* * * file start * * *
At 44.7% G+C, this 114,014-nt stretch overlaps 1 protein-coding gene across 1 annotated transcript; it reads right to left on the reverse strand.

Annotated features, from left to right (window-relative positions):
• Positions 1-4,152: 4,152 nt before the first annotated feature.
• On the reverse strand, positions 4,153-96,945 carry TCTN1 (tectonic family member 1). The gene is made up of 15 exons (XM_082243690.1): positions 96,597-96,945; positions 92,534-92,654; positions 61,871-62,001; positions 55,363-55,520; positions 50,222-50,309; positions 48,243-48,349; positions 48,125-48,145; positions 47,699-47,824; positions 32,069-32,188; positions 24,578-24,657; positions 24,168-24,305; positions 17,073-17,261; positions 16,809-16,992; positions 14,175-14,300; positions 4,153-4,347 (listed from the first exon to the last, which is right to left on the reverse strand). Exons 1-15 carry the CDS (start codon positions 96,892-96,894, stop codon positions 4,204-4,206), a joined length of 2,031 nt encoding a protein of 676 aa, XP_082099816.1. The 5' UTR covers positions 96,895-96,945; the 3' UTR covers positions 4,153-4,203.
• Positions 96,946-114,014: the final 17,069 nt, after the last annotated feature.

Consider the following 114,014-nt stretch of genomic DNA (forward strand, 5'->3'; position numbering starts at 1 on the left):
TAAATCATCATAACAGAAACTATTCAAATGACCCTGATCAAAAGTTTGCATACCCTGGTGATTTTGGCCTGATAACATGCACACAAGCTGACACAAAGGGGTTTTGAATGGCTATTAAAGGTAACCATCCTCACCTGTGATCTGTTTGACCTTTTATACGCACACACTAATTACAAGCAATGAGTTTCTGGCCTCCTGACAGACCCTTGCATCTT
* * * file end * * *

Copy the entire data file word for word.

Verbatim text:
At 44.7% G+C, this 114,014-nt stretch overlaps 1 protein-coding gene across 1 annotated transcript; it reads right to left on the reverse strand.

Annotated features, from left to right (window-relative positions):
• Positions 1-4,152: 4,152 nt before the first annotated feature.
• On the reverse strand, positions 4,153-96,945 carry TCTN1 (tectonic family member 1). The gene is made up of 15 exons (XM_082243690.1): positions 96,597-96,945; positions 92,534-92,654; positions 61,871-62,001; positions 55,363-55,520; positions 50,222-50,309; positions 48,243-48,349; positions 48,125-48,145; positions 47,699-47,824; positions 32,069-32,188; positions 24,578-24,657; positions 24,168-24,305; positions 17,073-17,261; positions 16,809-16,992; positions 14,175-14,300; positions 4,153-4,347 (listed from the first exon to the last, which is right to left on the reverse strand). Exons 1-15 carry the CDS (start codon positions 96,892-96,894, stop codon positions 4,204-4,206), a joined length of 2,031 nt encoding a protein of 676 aa, XP_082099816.1. The 5' UTR covers positions 96,895-96,945; the 3' UTR covers positions 4,153-4,203.
• Positions 96,946-114,014: the final 17,069 nt, after the last annotated feature.

Consider the following 114,014-nt stretch of genomic DNA (forward strand, 5'->3'; position numbering starts at 1 on the left):
TAAATCATCATAACAGAAACTATTCAAATGACCCTGATCAAAAGTTTGCATACCCTGGTGATTTTGGCCTGATAACATGCACACAAGCTGACACAAAGGGGTTTTGAATGGCTATTAAAGGTAACCATCCTCACCTGTGATCTGTTTGACCTTTTATACGCACACACTAATTACAAGCAATGAGTTTCTGGCCTCCTGACAGACCCTTGCATCTT